A jam tomorrow stock for so long, Vodafone is beginning to deliver, and the share price has shot up this year to levels not seen since last summer. Our head of markets walks you through the highlights of its third-quarter results.
Vodafone Group (LSE:VOD) has continued its grind towards higher growth and used this third-quarter update to reiterate its improved earnings prospects for the year, with free cash flow to come of at least €5.3 billion (£4.4 billion).
There are some factors at play which could further revitalise this growth, such as recovering handset sales and roaming fees which are slowly starting to return in line with the increase in international travel. At the same time, the Liberty Global assets acquisition in Germany is showing some signs of early success, with incremental growth adding to the significant cost synergies, which the company expects to achieve within five years of the completion of the deal.
Group service revenue growth of 2.7% was a marginal improvement on the previous quarter and was underpinned by robust performances in most of Europe and in Africa. In Europe, which accounts for 52% of revenue, apart from Germany the UK performed well, bolstered in particular by good iPhone demand and a successful Black Friday campaign. Vodafone is also looking to strengthen the commercial momentum following the Liberty deal, and the current direction of travel is supportive of that aim.
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In Africa, where the company now has 187 million mobile customers in eight African markets, the progress continues strongly. The relatively new M-Pesa payment system processed 5.3 billion transactions in the quarter, while general data users also spiked.
However, for all the progress Vodafone has become a company which has yet to fulfil the potential provided by its scale, cash generation, experience and global sprawl. The extraordinary expense of 5G participation will continue to eat into cash, its net debt pile is now in excess of €44 billion following the acquisition and the ferocity of competition within the sector, often based on little more than price, is an unavoidable cost of doing business.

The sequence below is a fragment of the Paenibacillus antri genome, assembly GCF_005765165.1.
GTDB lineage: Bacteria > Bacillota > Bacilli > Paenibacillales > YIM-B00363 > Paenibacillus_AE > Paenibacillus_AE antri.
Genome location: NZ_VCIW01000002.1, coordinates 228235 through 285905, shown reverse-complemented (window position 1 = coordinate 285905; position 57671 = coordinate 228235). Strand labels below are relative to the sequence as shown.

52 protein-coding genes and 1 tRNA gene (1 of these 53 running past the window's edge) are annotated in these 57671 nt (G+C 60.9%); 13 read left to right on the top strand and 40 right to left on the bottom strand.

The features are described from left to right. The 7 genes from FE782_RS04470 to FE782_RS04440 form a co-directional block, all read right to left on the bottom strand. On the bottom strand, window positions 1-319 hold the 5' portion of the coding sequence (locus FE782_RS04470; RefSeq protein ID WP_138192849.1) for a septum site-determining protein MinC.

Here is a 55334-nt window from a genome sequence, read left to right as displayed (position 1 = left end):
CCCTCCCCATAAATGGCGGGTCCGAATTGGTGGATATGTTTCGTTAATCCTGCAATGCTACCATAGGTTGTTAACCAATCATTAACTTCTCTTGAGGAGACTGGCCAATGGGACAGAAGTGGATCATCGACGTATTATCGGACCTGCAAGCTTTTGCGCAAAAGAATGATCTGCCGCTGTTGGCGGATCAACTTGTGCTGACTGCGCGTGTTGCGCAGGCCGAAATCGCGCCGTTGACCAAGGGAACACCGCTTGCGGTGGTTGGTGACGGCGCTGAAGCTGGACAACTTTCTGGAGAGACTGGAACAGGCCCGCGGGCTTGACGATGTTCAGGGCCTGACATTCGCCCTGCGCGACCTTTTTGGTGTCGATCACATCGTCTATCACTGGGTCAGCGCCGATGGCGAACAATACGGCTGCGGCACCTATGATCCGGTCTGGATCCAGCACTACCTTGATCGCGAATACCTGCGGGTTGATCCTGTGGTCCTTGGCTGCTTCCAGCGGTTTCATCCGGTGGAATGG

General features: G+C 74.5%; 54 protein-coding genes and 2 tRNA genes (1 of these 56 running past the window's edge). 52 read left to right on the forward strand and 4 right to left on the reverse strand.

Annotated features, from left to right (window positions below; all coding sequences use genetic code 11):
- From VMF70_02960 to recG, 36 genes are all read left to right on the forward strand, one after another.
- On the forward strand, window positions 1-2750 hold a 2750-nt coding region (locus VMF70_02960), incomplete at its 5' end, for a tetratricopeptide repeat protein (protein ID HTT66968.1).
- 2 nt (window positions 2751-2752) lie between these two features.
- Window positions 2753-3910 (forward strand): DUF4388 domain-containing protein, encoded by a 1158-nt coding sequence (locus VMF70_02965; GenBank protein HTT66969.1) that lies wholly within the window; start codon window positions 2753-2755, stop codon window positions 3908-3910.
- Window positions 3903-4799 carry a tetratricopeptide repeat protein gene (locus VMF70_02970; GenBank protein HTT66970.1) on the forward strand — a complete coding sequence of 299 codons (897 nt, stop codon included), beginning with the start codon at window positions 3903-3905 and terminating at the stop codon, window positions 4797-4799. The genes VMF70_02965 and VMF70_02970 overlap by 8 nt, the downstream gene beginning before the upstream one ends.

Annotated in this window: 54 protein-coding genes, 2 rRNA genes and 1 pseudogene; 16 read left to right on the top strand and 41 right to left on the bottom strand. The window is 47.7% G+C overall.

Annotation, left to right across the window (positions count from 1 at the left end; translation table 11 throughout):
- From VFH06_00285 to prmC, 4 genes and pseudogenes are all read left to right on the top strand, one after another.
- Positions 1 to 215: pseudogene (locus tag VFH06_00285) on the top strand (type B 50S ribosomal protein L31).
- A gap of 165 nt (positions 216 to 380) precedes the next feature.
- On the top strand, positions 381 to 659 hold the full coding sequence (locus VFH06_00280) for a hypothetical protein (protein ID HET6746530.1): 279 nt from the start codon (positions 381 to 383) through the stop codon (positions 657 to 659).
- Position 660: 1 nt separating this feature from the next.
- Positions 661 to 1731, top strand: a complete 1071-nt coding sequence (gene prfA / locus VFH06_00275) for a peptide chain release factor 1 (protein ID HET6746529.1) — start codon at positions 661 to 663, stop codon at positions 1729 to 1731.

The famously generous dividend yield, which currently stands at 5.9%, has provided some solace to investors who are effectively being paid to wait, but equally there are signs that it may have become a trading stock, as opposed to a longer term core investment.
Recent reports of stakebuilding by an activist investor and a potential partner tie-up within its troubled Italian market have refocused interest in the shares, which have seen a rise of 11% since the beginning of the year. However, this bounce does not repair the longer term underperformance.
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Over the last year Vodafone shares have risen by just 1% as compared to a hike of almost 16% for the wider FTSE100. Further back the performance worsens, with the shares down by 15% over the last two years and by 34% over the last five years.
Despite the possibility of Vodafone becoming the perennial underperformer and “jam tomorrow” stock, its supporters remain resolute on prospects, and the market consensus of the shares as a "strong buy" remains defiantly in place.
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